Can Marijuana Use Cause You To Lose A Personal Injury Lawsuit?

With Oregon recently joining Washington and Colorado as states that legally permit personal use of marijuana and medical marijuana patients in almost every state, more questions are cropping up about the effects of the drug. Can you prove that you were not under the influence if you are involved in an accident?

If you are in an accident and have been drinking alcohol, blood alcohol tests can reliably show how much was in your system. But with marijuana, tests only show if you've been exposed to the drug recently. It's much more difficult to pinpoint when someone consumed the drug.

Your Past Marijuana Use

Let's say you legally use marijuana, as an adult, in a state where it is legal. You don't drive anywhere and you make sure no one you are partaking with does either. No problems yet, right?

Fast forward a couple of days to when you are a driver involved in a major car accident. Both you and the other driver may bear some responsibility for the accident, but it's primarily the fault of the other person. You should have your medical bills, time you're off work, vehicle damage, etc., covered by the other person.

Then you find out -- through your insurance company or your lawyer -- that the other person's insurance company says you're actually to blame because you'd consumed marijuana before the accident. They may have determined this through:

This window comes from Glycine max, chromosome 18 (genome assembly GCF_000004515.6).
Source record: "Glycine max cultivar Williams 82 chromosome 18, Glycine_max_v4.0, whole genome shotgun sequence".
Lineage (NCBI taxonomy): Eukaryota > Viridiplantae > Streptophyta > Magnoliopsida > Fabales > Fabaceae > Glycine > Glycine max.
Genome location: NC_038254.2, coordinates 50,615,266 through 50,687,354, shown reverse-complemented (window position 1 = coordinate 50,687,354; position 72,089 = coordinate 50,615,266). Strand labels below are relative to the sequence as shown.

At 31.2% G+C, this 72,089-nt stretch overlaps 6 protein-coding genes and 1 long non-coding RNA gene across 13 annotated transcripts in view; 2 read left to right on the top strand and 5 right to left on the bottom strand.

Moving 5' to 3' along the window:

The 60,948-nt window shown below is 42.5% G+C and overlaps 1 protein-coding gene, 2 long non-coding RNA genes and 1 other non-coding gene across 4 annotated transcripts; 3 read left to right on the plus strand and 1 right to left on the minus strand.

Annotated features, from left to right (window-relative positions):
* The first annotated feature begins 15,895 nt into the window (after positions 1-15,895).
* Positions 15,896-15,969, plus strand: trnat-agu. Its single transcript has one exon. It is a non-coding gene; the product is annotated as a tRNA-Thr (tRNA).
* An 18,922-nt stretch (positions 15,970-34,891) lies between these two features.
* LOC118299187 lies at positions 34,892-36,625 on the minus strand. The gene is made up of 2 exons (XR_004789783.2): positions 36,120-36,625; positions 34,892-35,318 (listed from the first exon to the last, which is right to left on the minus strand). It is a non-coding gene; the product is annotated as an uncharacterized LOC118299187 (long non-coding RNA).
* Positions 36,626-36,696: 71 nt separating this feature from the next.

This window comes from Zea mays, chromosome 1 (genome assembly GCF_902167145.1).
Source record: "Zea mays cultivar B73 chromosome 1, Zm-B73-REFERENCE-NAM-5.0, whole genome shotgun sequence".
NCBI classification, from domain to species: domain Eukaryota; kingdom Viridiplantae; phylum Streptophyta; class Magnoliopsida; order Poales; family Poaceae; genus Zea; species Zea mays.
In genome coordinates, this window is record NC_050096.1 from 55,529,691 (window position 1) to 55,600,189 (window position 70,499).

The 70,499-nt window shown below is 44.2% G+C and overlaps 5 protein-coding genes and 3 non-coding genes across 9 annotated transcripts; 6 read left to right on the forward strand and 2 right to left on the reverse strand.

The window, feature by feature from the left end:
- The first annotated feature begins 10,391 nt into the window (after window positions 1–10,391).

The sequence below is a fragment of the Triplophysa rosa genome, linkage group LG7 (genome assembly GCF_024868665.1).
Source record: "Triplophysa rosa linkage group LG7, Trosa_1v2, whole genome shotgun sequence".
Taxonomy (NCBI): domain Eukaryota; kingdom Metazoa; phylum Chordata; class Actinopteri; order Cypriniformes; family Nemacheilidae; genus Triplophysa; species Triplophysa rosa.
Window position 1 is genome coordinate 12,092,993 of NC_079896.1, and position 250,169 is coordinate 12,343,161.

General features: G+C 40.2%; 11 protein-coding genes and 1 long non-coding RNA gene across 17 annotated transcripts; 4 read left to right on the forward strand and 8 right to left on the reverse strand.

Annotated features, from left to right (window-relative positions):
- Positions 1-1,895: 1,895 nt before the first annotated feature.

• A drug test. If the accident is bad enough, police officers who respond to the scene may have hospitalized patients take drug tests. Tests for marijuana can only determine that you've had the drug recently, not whether you were high at the time of the accident, but the other insurance company or other party's lawyers can claim that you were.
  • Medical records. If you are a medical marijuana patient, your medical records will indicate that (and, by the way, any other prescription medications you take may be blamed by your opposition). It could be suggested that you were under the influence, even if you were not at the time you were driving.
  • Drug arrests. Have you ever been arrested or cited for drug offenses in the past? These might make it look like you are often abusing drugs and/or running afoul of the law.

How to Prove Your Case

In order to have a chance of winning your case, you will need to consult an experienced personal injury attorney who specializes in these types of defenses. You may need to incorporate some or all of the following:

  • Testimony from your doctor (if you are a medical marijuana patient)
  • A test that shows the precise quantities of marijuana in your system
  • Testimony from an expert about the effects of marijuana on people for medical reasons or responsible recreational use.

Talk to your attorney for more information on the laws in your state and how they might affect the outcome of a personal injury case. For any kind of personal injury case, it is important to contact a local lawyer. One you may consider is Teresa P Williams PA.